Office for National Statistics data shows 6,430 people were claiming out-of-work benefits as of mid-February, up from 6,020 in January.
That was the highest monthly figure since the pandemic began and more than triple the 1,950 claimants recorded a year previously.
It means 8.9% of Crawley's working-age population sought support in February – up from 2.7% 12 months earlier.
The figures include those aged 16 to 64 on Jobseeker’s Allowance and some Universal Credit claimants, who are unemployed and seeking work or employed but with low earnings.
Those on benefits last month were among roughly 302,355 across the South East.
National figures, which are adjusted to account for seasonal changes, show around 2.7 million people across the UK were seeking help in February – up from 2.6 million in January, and the highest number since comparable records began in 2008.
The ONS cautioned that changes to Universal Credit in response to the virus mean more people can get the benefits while still being employed, which could affect the figures.
It also said a small number of people who can claim both JSA and UC could be counted twice.
The Centre for Cities said the furlough scheme has helped prevent even sharper rises in the number of claimants.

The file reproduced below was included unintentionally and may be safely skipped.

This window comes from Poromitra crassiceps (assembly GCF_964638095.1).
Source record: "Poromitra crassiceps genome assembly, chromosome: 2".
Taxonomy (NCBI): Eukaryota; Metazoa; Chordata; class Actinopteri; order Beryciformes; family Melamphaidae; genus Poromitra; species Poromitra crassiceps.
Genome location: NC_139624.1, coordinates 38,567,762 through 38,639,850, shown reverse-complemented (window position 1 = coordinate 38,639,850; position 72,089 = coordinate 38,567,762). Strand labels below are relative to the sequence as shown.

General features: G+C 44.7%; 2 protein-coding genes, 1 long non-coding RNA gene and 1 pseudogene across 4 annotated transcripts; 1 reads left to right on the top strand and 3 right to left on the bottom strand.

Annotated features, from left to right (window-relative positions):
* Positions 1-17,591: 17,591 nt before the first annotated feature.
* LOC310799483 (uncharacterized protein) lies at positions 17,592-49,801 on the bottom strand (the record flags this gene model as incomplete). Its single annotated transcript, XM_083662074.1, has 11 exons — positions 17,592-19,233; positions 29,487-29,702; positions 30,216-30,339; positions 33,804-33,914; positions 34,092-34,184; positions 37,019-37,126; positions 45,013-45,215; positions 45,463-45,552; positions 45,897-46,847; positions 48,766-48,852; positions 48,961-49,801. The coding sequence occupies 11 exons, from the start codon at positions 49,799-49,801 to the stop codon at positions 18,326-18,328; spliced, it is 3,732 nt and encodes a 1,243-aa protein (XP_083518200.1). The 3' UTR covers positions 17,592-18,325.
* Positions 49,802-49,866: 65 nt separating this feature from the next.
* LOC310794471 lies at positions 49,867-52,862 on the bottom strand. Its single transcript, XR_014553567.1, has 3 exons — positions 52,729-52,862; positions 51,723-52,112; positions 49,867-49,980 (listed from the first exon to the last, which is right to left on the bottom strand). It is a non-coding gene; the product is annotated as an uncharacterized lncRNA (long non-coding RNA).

Elena Magrini, senior analyst at the think tank, added: “It is already clear that the labour market today is in a much worse position than it was a year ago.
"The full extent of the damage will now depend on how quickly we will be able to exit this health crisis and on the timing of the withdrawal of the Government’s support for businesses and workers."
Separate ONS figures show the UK's jobless rate fell for the first time since the pandemic struck, despite the latest lockdown shutting large parts of the economy.
The rate of unemployment dropped to 5% in the three months to January, down from 5.1% in the previous three months, and below the 5.2% expected by economists.
The number of workers on payrolls in February also increased for the third month in a row, but there were still 693,000 fewer payrolled workers than in February 2020.
More than half of that fall was in the hospitality sector, while under-25s accounted for more than 60% of the total drop over the past year.
The Institute for Employment Studies said the labour market has started to turn the corner, with unemployment appearing to have peaked for now.
But IES director Tony Wilson added: "New hiring is continuing to fall back and all of the improvement is being driven by fewer people leaving work rather than more people getting new jobs.
"This is proving to be a disaster for young people."
Chancellor Rishi Sunak said the Government has provided £352 billion in support, and the vaccine rollout offers hope going forward.
He added: “Coronavirus has caused one of the largest labour market shocks this country has ever faced, which is why protecting, supporting and creating jobs has been my focus throughout this crisis."